Presentation on theme: "Autonomy using Encoders Intro to Robotics. Goal Our new task is to navigate a labyrinth. But this time we will NOT use motor commands in conjunction with."— Presentation transcript:
Goal Our new task is to navigate a labyrinth. But this time we will NOT use motor commands in conjunction with timers. We use our new sensor, the ENCODER.
Autonomy/Encoders Forward for Distance In this unit, you will learn to use the encoders to control the distance the robot moves, and to self-correct its steering to counteract the random drift that occurs during movement. This will eventually serve two purposes.
Autonomy/Encoders Forward for Distance First, it will provide you with a new form of Operator Assist that uses the sensors on the robot to drive straighter than a human operator might be capable of doing. Second, it will begin building a base of behaviors that the robot can use on its own during the Autonomous Period that is part of the revised challenge. For 20 seconds at the start of the match, your robot will have a chance to run and score points completely on its own.
The Encoder The Encoder is a sensor that measures rotation. On the Squarebot 3.0, encoders are attached to the wheels of the robot. The encoders measure how far the wheels have turned, and therefore, how far the robot has moved. The distance the robot covers moving forward is equal to the length of the tire tread that spins by.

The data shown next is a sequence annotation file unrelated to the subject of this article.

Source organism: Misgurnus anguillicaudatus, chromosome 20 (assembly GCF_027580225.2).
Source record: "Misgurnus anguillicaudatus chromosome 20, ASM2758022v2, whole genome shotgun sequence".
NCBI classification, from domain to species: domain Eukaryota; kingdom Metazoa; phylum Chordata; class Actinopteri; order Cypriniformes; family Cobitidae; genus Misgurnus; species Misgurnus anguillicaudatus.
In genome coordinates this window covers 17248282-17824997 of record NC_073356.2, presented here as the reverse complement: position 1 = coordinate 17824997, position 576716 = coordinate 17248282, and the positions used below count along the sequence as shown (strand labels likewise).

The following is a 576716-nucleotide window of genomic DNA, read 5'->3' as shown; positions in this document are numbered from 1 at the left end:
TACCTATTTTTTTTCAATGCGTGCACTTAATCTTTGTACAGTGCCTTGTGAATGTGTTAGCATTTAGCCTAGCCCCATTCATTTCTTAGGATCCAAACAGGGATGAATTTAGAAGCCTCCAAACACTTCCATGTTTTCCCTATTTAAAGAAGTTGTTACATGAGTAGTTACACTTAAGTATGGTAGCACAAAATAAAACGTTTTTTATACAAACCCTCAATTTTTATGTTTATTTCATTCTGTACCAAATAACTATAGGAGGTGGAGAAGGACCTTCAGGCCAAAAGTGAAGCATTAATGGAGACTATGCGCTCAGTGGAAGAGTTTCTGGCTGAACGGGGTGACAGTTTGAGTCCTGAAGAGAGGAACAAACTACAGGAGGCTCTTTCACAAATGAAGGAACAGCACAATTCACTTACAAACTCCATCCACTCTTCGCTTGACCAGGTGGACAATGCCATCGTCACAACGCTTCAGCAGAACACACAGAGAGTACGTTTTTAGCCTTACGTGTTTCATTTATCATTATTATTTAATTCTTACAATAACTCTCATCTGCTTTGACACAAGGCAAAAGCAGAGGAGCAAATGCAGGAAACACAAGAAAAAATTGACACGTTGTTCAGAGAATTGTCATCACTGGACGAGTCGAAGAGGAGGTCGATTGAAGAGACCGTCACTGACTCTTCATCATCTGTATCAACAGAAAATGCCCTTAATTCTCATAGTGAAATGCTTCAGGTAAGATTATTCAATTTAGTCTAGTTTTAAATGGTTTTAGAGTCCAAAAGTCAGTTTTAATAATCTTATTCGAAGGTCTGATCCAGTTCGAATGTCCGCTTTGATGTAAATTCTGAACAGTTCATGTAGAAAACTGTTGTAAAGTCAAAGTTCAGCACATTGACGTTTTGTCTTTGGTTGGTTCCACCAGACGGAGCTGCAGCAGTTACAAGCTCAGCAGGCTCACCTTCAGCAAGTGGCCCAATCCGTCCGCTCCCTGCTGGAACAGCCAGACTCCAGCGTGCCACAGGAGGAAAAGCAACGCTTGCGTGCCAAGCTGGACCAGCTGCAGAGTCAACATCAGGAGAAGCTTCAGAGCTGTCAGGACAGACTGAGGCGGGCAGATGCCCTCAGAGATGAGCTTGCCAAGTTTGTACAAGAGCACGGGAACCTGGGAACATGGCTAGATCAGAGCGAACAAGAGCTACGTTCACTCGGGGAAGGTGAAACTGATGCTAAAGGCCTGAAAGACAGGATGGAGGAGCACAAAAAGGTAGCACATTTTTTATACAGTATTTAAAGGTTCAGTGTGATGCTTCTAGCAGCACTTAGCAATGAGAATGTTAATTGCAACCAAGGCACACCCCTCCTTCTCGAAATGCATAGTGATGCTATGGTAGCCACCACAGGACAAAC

The Encoder We will be able to make reasonably accurate predictions about exactly how far the robot will move after every full turn of the wheels. The encoder measures in 4-degree increments, and so will register 90 counts for a full 360-degree rotation. For this lesson, the important part is simply that the number of encoder counts is directly linked to the amount that the wheels turn, and therefore, to the distance that the robot travels. Being able to directly measure the turning of the wheels allows us to dictate the motion of the robot in terms of distances rather than simply defining a period of time that the robot should move. This is a much more reliable method, because it is unaffected by factors like speed or battery power. Using the encoder-based distance to determine movement, therefore, will result in much better consistency of movement. This is exactly what your robot needs to do its job well, with or without human supervision!
Open a sample program Save in the UCF folder as Encoder Test
Motors & Sensors Setup Notice that the encoders are a DIGITAL sensor and that we named them “rightEncoder” and “leftEncoder”. Each encoder is plugged into TWO ports on the Cortex.
Let’s inspect our code The “SensorValue” command is used for ALL sensors and can be used to clear any digital value stored in the sensor. Each command must specify which sensor it is referring to by its NAME. In this case, we are setting each encoder to ZERO. This clears out the encoder so that it can measure out distance. This MUST be done each time you travel a distance or make a turn.